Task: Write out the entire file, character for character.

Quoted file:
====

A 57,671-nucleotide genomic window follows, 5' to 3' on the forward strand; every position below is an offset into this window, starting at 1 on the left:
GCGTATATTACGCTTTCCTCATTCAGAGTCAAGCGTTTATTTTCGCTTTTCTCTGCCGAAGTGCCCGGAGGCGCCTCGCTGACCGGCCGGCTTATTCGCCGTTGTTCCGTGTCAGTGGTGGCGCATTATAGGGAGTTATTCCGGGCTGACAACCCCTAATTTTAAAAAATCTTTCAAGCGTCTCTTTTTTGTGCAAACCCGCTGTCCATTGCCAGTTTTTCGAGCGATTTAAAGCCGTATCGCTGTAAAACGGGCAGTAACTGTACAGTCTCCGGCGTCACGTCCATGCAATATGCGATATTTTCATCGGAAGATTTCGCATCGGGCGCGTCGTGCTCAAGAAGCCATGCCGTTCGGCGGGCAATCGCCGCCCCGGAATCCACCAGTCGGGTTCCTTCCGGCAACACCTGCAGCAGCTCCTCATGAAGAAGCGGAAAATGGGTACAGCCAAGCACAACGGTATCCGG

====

A 57,671-nucleotide genomic window follows, 5' to 3' on the forward strand; every position below is an offset into this window, starting at 1 on the left:
GCGTATATTACGCTTTCCTCATTCAGAGTCAAGCGTTTATTTTCGCTTTTCTCTGCCGAAGTGCCCGGAGGCGCCTCGCTGACCGGCCGGCTTATTCGCCGTTGTTCCGTGTCAGTGGTGGCGCATTATAGGGAGTTATTCCGGGCTGACAACCCCTAATTTTAAAAAATCTTTCAAGCGTCTCTTTTTTGTGCAAACCCGCTGTCCATTGCCAGTTTTTCGAGCGATTTAAAGCCGTATCGCTGTAAAACGGGCAGTAACTGTACAGTCTCCGGCGTCACGTCCATGCAATATGCGATATTTTCATCGGAAGATTTCGCATCGGGCGCGTCGTGCTCAAGAAGCCATGCCGTTCGGCGGGCAATCGCCGCCCCGGAATCCACCAGTCGGGTTCCTTCCGGCAACACCTGCAGCAGCTCCTCATGAAGAAGCGGAAAATGGGTACAGCCAAGCACAACGGTATCCGG